WHAT IT IS WHENCE IT CAME SHALL WE HAVE A NATIONAL STYLE? HOW WILL IT BE DEVELOPED?
THE very modest array of questions set forth in the heading of this article was given me as something about which an interesting article might be written. I quite believe the answer to these questions would be very interesting, if anyone could be sure he knows what they are, or could condense them into a reasonably long article.
IT is trite to speak of the Romance of Steel. Everybody knows what steel and concrete and electricity have meant in modern industry. And yet steel is the most romantic of the three. A great generator in a hydraulic power house purrs softly like a dozing cat, seemingly motionless and vet lighting and energizing whole cities.
THE ranks of the Bed Line moved closer together; for it was cold, cold. They were alluvial deposit of the stream of life lodged in the delta of Fifth Avenue and Broadway. The Bed Liners stamped their freezing feet, looked at the empty benches in Madison Square whence Jack Frost had evicted them, and muttered to one another in a confusion of tongues.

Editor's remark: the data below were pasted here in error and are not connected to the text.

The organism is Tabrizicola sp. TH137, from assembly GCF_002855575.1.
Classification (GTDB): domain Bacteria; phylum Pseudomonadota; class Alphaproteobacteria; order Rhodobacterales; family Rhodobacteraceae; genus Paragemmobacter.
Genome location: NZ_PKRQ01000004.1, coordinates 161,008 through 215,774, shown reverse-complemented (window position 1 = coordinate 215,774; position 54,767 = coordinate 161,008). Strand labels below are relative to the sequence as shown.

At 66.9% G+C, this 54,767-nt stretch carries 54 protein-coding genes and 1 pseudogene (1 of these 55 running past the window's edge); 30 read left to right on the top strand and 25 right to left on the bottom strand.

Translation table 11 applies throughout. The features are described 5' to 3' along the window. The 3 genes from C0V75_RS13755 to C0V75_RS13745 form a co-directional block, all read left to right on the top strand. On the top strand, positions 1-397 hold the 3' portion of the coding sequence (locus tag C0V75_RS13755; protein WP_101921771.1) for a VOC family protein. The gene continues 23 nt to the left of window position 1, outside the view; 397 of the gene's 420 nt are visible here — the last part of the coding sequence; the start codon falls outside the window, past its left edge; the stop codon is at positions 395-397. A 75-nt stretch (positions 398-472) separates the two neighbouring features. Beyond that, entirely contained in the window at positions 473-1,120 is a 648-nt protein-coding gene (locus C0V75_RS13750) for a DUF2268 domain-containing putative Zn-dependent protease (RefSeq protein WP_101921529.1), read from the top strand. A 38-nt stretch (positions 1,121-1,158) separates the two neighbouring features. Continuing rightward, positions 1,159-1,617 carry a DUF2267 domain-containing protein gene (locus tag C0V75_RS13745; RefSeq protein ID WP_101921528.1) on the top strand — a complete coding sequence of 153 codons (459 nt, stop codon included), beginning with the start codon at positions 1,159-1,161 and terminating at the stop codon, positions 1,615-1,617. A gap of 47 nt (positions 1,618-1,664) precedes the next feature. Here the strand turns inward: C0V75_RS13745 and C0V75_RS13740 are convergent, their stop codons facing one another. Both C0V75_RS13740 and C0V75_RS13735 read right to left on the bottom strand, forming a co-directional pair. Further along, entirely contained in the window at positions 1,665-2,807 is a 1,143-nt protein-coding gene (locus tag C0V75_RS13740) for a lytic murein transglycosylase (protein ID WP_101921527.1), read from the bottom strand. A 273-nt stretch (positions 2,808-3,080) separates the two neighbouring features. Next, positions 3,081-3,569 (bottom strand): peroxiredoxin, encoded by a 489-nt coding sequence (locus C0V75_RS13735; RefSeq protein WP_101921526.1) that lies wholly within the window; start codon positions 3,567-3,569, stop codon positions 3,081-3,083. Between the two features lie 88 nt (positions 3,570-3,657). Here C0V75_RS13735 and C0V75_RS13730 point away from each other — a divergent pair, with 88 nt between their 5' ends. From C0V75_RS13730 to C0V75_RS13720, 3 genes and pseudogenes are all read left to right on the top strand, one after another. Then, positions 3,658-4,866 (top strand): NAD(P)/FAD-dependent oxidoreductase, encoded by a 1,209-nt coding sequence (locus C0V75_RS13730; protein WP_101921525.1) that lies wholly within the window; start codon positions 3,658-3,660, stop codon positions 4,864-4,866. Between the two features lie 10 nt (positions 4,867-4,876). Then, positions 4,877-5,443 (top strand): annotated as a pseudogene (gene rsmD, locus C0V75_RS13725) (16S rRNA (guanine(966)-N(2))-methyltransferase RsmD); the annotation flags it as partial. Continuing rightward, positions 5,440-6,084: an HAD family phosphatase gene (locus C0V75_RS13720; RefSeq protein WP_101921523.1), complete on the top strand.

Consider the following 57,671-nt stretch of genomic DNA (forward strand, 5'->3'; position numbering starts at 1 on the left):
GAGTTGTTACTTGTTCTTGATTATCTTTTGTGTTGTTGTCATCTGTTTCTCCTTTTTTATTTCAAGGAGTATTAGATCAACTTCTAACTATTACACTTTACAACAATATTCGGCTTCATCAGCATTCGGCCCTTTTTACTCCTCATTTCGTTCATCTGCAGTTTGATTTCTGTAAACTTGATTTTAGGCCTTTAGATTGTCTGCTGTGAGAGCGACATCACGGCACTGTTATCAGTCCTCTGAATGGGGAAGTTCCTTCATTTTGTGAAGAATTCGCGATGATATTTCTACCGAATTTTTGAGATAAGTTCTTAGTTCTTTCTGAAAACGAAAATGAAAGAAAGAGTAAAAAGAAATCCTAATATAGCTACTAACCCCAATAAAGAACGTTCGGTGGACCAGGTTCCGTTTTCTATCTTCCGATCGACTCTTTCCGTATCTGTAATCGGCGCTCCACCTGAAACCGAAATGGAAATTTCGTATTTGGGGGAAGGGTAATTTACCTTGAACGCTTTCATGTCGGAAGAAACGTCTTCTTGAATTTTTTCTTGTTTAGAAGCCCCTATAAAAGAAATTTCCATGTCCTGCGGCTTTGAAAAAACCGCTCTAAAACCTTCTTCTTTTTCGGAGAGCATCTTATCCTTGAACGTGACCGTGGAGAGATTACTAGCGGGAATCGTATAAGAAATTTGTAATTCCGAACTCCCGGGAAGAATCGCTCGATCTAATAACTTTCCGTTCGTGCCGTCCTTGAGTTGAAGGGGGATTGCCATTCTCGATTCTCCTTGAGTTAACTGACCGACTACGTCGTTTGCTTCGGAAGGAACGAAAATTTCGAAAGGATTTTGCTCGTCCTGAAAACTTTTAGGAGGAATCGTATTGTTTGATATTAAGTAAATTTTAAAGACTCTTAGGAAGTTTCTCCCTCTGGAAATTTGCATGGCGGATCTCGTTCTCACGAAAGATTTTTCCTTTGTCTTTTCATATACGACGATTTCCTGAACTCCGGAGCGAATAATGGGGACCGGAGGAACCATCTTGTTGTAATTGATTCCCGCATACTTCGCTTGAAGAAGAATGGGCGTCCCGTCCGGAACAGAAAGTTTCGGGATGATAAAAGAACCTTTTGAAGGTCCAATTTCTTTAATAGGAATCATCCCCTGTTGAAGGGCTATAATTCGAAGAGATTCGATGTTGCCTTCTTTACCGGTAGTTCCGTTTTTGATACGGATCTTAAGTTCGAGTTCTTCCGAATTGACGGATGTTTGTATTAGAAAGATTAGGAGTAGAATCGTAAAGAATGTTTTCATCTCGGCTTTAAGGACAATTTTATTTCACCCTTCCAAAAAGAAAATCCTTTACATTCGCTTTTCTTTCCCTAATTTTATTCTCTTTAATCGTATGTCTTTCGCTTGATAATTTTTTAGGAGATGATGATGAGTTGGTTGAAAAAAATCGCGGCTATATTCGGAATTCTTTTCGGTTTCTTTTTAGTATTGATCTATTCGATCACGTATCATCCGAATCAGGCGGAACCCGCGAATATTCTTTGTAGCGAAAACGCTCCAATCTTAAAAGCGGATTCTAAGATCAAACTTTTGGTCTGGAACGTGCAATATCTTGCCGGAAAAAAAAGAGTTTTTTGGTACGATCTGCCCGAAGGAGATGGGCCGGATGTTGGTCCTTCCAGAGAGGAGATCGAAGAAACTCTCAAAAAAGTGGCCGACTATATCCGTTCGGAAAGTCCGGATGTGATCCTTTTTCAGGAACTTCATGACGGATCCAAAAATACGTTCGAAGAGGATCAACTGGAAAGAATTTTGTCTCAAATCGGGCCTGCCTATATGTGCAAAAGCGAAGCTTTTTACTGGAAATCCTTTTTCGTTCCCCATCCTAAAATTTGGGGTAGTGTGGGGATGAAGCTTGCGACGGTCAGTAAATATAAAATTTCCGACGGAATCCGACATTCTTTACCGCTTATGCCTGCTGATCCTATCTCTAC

My steps are nightly driven, By the fever in my breast, To hear from thy lattice breathed The word that shall give me rest. Open the door of thy heart, And open thy chamber door, And my kisses shall teach thy lips, The love that shall fade no more.
WHEN Earl Grey cast his eyes about him at his “drawing-room” of a few weeks ago—the last such function of his term — he beheld a brilliant sight. He beheld fair women, in wondrous, bejewelled gowns with great V’s in the back. He beheld brave men, nay heroes, who suffered in silence collars of exceeding height, and vast, arid stretches of spotless and effulgent shirt-front.